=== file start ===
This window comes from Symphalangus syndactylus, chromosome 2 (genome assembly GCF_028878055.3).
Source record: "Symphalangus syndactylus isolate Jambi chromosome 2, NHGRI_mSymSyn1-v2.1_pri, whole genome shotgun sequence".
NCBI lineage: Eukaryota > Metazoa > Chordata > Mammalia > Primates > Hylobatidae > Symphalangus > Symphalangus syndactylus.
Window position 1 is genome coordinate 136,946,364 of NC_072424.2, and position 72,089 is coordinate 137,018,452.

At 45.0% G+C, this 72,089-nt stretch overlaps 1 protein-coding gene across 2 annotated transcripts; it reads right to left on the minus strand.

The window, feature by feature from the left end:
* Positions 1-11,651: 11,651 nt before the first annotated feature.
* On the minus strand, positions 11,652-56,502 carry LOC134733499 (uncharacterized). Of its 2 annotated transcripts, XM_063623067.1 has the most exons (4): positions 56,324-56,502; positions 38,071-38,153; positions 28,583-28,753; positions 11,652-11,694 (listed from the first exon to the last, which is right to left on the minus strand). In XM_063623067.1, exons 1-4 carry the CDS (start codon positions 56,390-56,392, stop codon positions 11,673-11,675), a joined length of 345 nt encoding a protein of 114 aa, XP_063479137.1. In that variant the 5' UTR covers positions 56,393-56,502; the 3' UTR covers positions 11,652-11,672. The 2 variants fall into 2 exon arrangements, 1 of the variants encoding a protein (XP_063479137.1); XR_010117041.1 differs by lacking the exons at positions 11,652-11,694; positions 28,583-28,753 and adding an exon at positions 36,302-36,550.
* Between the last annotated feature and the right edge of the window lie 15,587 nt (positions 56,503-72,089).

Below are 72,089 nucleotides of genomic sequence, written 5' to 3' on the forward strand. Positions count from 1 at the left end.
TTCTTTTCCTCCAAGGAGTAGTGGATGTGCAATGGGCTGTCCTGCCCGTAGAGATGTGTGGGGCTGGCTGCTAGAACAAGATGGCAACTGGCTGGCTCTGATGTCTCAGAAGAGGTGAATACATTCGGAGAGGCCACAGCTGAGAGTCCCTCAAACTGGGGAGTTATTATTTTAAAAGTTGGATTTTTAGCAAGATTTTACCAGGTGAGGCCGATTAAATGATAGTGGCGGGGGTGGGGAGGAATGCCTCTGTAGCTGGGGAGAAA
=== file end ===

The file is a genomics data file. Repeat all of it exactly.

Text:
This window comes from Symphalangus syndactylus, chromosome 2 (genome assembly GCF_028878055.3).
Source record: "Symphalangus syndactylus isolate Jambi chromosome 2, NHGRI_mSymSyn1-v2.1_pri, whole genome shotgun sequence".
NCBI lineage: Eukaryota > Metazoa > Chordata > Mammalia > Primates > Hylobatidae > Symphalangus > Symphalangus syndactylus.
Window position 1 is genome coordinate 136,946,364 of NC_072424.2, and position 72,089 is coordinate 137,018,452.

At 45.0% G+C, this 72,089-nt stretch overlaps 1 protein-coding gene across 2 annotated transcripts; it reads right to left on the minus strand.

The window, feature by feature from the left end:
* Positions 1-11,651: 11,651 nt before the first annotated feature.
* On the minus strand, positions 11,652-56,502 carry LOC134733499 (uncharacterized). Of its 2 annotated transcripts, XM_063623067.1 has the most exons (4): positions 56,324-56,502; positions 38,071-38,153; positions 28,583-28,753; positions 11,652-11,694 (listed from the first exon to the last, which is right to left on the minus strand). In XM_063623067.1, exons 1-4 carry the CDS (start codon positions 56,390-56,392, stop codon positions 11,673-11,675), a joined length of 345 nt encoding a protein of 114 aa, XP_063479137.1. In that variant the 5' UTR covers positions 56,393-56,502; the 3' UTR covers positions 11,652-11,672. The 2 variants fall into 2 exon arrangements, 1 of the variants encoding a protein (XP_063479137.1); XR_010117041.1 differs by lacking the exons at positions 11,652-11,694; positions 28,583-28,753 and adding an exon at positions 36,302-36,550.
* Between the last annotated feature and the right edge of the window lie 15,587 nt (positions 56,503-72,089).

Below are 72,089 nucleotides of genomic sequence, written 5' to 3' on the forward strand. Positions count from 1 at the left end.
TTCTTTTCCTCCAAGGAGTAGTGGATGTGCAATGGGCTGTCCTGCCCGTAGAGATGTGTGGGGCTGGCTGCTAGAACAAGATGGCAACTGGCTGGCTCTGATGTCTCAGAAGAGGTGAATACATTCGGAGAGGCCACAGCTGAGAGTCCCTCAAACTGGGGAGTTATTATTTTAAAAGTTGGATTTTTAGCAAGATTTTACCAGGTGAGGCCGATTAAATGATAGTGGCGGGGGTGGGGAGGAATGCCTCTGTAGCTGGGGAGAAA